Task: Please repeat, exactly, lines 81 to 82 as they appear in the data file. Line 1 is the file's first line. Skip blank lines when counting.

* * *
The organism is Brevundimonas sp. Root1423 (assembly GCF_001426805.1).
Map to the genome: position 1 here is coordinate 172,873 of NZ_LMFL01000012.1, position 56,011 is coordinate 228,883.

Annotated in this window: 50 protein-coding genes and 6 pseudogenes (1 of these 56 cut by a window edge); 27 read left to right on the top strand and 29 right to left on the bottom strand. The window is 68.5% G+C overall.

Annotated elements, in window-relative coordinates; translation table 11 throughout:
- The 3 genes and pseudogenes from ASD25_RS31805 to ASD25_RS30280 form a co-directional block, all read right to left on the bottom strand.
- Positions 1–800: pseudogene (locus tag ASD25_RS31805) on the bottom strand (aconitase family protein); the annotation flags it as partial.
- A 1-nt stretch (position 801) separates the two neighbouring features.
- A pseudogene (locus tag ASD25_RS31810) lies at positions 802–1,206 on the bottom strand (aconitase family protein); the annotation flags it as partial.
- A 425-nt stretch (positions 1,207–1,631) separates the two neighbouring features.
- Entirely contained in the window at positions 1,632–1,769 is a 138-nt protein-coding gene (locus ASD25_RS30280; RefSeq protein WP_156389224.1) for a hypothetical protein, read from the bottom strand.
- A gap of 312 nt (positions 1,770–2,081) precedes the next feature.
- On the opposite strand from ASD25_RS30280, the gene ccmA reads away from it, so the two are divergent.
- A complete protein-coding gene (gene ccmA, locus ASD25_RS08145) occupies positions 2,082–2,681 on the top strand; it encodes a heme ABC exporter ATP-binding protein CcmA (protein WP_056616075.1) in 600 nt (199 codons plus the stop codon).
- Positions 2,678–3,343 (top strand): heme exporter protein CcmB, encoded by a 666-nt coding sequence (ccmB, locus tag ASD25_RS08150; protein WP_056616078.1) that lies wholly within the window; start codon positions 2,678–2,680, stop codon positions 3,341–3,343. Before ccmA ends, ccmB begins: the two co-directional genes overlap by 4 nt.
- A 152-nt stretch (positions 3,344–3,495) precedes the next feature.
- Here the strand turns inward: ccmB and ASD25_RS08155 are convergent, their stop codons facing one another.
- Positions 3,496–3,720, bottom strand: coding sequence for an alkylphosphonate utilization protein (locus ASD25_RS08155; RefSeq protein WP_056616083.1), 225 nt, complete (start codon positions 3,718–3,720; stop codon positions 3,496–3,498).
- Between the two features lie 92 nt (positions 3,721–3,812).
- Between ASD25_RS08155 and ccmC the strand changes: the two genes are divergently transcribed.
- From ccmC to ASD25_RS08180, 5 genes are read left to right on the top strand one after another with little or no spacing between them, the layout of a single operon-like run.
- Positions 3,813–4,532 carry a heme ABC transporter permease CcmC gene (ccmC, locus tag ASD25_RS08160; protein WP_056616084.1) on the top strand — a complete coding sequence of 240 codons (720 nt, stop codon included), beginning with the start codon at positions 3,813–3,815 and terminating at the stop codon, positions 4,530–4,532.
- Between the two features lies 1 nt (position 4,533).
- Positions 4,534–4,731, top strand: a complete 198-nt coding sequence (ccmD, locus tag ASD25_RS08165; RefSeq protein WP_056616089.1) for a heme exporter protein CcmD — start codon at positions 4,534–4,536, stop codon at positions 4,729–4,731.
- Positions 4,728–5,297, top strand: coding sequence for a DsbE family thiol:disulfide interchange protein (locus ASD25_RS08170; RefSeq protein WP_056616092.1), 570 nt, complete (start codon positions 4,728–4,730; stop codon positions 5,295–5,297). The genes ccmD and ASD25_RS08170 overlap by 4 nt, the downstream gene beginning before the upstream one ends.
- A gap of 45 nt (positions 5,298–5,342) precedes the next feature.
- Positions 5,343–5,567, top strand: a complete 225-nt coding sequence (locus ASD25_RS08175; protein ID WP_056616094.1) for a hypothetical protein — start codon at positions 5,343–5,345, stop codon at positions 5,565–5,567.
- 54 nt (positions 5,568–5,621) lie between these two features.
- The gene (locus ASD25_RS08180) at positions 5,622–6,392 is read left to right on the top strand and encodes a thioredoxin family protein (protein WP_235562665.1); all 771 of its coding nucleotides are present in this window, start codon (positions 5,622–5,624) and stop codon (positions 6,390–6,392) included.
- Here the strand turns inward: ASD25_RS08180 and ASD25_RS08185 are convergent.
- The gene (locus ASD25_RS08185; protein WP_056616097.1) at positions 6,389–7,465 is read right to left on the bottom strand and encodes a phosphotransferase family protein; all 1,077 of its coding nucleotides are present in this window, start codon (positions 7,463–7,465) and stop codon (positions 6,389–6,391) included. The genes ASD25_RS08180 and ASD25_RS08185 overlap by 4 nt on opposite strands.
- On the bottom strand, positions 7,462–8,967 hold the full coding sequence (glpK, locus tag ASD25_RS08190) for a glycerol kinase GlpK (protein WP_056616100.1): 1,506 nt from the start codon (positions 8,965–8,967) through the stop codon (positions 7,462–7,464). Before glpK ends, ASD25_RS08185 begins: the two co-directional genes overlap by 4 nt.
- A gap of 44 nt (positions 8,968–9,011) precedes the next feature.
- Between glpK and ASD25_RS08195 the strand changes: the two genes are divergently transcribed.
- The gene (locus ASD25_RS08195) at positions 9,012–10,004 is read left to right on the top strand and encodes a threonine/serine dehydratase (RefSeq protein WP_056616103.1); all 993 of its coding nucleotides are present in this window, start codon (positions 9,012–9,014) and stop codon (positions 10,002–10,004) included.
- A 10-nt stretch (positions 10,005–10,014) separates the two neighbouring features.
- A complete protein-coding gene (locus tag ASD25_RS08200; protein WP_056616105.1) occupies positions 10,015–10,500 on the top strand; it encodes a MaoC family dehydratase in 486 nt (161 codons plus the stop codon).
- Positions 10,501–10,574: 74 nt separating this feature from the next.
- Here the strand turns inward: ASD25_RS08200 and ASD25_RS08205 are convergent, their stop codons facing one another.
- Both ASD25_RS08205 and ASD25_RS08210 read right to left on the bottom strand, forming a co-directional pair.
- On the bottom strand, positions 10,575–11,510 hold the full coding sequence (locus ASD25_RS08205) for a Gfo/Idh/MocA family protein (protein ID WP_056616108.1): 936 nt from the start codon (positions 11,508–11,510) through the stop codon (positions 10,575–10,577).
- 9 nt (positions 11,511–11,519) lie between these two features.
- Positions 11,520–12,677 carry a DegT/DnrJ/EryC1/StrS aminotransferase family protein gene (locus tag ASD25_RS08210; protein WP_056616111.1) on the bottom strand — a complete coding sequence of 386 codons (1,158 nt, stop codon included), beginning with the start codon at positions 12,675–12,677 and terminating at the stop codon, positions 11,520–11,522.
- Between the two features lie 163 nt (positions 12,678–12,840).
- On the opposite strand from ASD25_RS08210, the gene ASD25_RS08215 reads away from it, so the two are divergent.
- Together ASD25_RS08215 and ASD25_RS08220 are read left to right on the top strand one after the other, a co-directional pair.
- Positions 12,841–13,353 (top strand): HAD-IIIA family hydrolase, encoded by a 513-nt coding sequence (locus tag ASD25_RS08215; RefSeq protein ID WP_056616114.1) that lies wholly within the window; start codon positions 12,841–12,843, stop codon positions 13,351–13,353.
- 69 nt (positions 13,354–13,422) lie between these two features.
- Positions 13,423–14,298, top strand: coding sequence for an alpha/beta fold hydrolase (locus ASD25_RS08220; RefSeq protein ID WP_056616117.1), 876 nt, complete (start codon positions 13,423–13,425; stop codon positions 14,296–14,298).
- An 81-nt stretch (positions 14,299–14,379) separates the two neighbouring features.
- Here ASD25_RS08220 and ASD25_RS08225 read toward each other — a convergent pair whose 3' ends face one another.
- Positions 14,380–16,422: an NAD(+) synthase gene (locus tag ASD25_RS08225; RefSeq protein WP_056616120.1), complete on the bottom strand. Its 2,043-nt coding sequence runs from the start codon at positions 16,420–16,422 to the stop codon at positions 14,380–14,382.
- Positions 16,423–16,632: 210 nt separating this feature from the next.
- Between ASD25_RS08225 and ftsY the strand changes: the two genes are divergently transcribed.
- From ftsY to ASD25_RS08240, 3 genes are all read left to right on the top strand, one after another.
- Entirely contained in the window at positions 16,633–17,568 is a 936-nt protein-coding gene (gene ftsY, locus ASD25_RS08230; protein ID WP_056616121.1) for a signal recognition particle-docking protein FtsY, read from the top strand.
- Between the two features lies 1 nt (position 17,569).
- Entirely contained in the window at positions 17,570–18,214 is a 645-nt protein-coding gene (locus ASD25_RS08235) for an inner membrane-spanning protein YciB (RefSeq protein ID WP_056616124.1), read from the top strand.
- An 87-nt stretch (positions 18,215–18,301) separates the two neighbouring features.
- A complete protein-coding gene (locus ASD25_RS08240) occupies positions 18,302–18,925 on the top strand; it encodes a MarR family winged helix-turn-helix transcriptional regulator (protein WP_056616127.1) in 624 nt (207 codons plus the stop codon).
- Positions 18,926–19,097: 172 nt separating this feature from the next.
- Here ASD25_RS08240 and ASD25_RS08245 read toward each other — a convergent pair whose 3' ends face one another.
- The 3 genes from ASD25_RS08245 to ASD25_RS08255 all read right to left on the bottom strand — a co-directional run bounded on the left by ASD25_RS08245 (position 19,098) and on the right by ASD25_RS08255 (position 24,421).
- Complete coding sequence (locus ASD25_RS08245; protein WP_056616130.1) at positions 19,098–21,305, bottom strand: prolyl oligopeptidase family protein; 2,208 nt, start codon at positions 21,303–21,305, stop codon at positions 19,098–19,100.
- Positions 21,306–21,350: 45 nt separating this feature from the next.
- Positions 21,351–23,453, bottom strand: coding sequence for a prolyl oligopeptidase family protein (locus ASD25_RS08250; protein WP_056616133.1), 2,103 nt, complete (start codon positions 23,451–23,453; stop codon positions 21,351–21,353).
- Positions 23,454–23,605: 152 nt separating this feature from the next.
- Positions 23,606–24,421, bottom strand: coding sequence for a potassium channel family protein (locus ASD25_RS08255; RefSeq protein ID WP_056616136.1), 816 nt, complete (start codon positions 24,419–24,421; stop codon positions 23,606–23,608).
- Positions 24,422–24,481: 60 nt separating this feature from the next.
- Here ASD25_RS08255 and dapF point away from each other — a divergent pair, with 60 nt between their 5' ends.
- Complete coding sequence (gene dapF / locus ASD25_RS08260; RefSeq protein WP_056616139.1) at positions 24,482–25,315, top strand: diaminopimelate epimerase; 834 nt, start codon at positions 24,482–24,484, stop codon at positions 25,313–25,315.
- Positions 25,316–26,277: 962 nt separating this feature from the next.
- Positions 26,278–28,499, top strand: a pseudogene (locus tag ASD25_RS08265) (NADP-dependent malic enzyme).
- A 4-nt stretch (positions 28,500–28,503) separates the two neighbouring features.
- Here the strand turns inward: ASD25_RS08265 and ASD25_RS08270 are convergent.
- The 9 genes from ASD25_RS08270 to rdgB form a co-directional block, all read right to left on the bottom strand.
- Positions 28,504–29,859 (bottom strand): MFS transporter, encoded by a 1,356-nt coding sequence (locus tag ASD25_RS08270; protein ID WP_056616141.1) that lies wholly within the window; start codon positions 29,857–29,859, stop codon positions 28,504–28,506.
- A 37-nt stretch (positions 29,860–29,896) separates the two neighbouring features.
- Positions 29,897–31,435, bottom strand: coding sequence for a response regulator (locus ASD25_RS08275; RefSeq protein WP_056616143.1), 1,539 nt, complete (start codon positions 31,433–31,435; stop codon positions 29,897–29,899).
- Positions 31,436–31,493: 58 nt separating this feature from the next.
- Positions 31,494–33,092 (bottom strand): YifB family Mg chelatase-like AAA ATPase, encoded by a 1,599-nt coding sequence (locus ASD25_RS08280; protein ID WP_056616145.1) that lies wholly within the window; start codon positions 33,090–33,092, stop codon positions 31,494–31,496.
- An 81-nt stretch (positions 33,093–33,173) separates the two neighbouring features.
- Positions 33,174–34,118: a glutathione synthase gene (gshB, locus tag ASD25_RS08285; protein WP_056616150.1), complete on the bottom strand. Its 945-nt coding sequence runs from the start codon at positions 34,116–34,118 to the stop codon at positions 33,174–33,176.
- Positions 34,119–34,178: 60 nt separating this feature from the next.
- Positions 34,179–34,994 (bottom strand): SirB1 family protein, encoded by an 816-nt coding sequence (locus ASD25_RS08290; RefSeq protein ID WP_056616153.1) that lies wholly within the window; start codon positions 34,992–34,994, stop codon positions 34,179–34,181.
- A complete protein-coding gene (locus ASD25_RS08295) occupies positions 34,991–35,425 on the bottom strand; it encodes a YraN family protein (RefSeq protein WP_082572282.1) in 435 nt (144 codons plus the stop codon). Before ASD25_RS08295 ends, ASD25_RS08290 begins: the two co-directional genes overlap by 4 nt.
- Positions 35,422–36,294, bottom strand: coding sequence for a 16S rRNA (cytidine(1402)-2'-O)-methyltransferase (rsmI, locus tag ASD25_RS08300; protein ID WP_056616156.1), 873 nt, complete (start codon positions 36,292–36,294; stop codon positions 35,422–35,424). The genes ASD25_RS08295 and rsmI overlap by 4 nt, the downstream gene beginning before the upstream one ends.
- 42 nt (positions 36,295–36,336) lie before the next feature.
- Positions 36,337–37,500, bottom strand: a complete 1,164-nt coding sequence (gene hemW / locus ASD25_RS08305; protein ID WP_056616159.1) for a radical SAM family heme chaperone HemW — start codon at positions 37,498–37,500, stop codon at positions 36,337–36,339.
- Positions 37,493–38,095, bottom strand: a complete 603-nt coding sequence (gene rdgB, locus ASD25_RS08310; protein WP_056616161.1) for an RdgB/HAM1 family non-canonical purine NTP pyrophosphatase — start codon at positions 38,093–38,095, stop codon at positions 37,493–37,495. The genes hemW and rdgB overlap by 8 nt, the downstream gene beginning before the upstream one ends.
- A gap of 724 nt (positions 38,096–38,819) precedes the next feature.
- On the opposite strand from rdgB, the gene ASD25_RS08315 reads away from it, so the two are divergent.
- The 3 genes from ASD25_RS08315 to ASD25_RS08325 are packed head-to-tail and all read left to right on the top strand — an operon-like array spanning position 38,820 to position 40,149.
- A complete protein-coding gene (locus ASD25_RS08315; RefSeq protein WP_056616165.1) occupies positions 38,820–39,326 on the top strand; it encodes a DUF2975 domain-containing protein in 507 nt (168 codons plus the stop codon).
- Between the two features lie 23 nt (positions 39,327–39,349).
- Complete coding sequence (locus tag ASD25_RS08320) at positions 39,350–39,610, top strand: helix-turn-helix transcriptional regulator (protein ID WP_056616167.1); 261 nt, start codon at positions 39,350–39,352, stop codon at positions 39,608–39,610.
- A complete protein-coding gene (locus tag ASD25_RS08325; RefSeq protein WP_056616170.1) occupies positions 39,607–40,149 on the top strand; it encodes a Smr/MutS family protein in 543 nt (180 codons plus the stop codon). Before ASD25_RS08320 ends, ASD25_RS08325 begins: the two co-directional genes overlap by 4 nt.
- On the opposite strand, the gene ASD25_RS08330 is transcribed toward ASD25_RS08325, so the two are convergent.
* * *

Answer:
- An 81-nt stretch (positions 33,093–33,173) separates the two neighbouring features.
- Positions 33,174–34,118: a glutathione synthase gene (gshB, locus tag ASD25_RS08285; protein WP_056616150.1), complete on the bottom strand. Its 945-nt coding sequence runs from the start codon at positions 34,116–34,118 to the stop codon at positions 33,174–33,176.